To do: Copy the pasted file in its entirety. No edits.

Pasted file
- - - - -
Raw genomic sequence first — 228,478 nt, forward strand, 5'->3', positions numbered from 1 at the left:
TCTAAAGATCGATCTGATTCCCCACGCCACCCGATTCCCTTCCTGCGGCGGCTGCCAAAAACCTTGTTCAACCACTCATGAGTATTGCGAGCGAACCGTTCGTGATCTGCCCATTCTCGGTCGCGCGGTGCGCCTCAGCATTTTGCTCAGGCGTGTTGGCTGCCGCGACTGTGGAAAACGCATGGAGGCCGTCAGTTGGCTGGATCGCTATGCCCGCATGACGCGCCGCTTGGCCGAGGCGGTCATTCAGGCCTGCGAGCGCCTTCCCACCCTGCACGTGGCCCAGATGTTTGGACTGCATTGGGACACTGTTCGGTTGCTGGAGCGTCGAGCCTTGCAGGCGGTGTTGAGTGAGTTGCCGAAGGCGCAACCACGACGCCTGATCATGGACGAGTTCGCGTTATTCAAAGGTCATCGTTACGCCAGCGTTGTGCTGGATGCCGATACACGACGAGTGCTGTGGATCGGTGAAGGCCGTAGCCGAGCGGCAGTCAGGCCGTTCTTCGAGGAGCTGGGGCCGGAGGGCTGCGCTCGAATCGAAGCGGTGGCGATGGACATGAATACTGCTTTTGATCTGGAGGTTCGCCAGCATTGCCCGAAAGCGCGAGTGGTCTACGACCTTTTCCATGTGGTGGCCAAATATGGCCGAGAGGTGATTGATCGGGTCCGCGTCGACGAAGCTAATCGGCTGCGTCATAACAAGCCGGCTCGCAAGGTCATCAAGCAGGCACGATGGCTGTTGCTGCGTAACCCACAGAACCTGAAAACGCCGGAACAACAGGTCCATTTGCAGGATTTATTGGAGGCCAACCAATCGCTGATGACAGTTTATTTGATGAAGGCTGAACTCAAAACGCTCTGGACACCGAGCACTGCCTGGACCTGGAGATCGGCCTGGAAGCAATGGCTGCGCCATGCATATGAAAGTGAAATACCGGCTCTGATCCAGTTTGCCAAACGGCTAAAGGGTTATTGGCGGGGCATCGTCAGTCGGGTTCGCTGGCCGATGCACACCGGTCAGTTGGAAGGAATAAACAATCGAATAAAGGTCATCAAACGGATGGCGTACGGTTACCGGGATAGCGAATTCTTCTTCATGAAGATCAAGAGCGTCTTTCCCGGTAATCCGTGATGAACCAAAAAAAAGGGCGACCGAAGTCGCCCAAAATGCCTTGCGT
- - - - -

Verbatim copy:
Raw genomic sequence first — 228,478 nt, forward strand, 5'->3', positions numbered from 1 at the left:
TCTAAAGATCGATCTGATTCCCCACGCCACCCGATTCCCTTCCTGCGGCGGCTGCCAAAAACCTTGTTCAACCACTCATGAGTATTGCGAGCGAACCGTTCGTGATCTGCCCATTCTCGGTCGCGCGGTGCGCCTCAGCATTTTGCTCAGGCGTGTTGGCTGCCGCGACTGTGGAAAACGCATGGAGGCCGTCAGTTGGCTGGATCGCTATGCCCGCATGACGCGCCGCTTGGCCGAGGCGGTCATTCAGGCCTGCGAGCGCCTTCCCACCCTGCACGTGGCCCAGATGTTTGGACTGCATTGGGACACTGTTCGGTTGCTGGAGCGTCGAGCCTTGCAGGCGGTGTTGAGTGAGTTGCCGAAGGCGCAACCACGACGCCTGATCATGGACGAGTTCGCGTTATTCAAAGGTCATCGTTACGCCAGCGTTGTGCTGGATGCCGATACACGACGAGTGCTGTGGATCGGTGAAGGCCGTAGCCGAGCGGCAGTCAGGCCGTTCTTCGAGGAGCTGGGGCCGGAGGGCTGCGCTCGAATCGAAGCGGTGGCGATGGACATGAATACTGCTTTTGATCTGGAGGTTCGCCAGCATTGCCCGAAAGCGCGAGTGGTCTACGACCTTTTCCATGTGGTGGCCAAATATGGCCGAGAGGTGATTGATCGGGTCCGCGTCGACGAAGCTAATCGGCTGCGTCATAACAAGCCGGCTCGCAAGGTCATCAAGCAGGCACGATGGCTGTTGCTGCGTAACCCACAGAACCTGAAAACGCCGGAACAACAGGTCCATTTGCAGGATTTATTGGAGGCCAACCAATCGCTGATGACAGTTTATTTGATGAAGGCTGAACTCAAAACGCTCTGGACACCGAGCACTGCCTGGACCTGGAGATCGGCCTGGAAGCAATGGCTGCGCCATGCATATGAAAGTGAAATACCGGCTCTGATCCAGTTTGCCAAACGGCTAAAGGGTTATTGGCGGGGCATCGTCAGTCGGGTTCGCTGGCCGATGCACACCGGTCAGTTGGAAGGAATAAACAATCGAATAAAGGTCATCAAACGGATGGCGTACGGTTACCGGGATAGCGAATTCTTCTTCATGAAGATCAAGAGCGTCTTTCCCGGTAATCCGTGATGAACCAAAAAAAAGGGCGACCGAAGTCGCCCAAAATGCCTTGCGT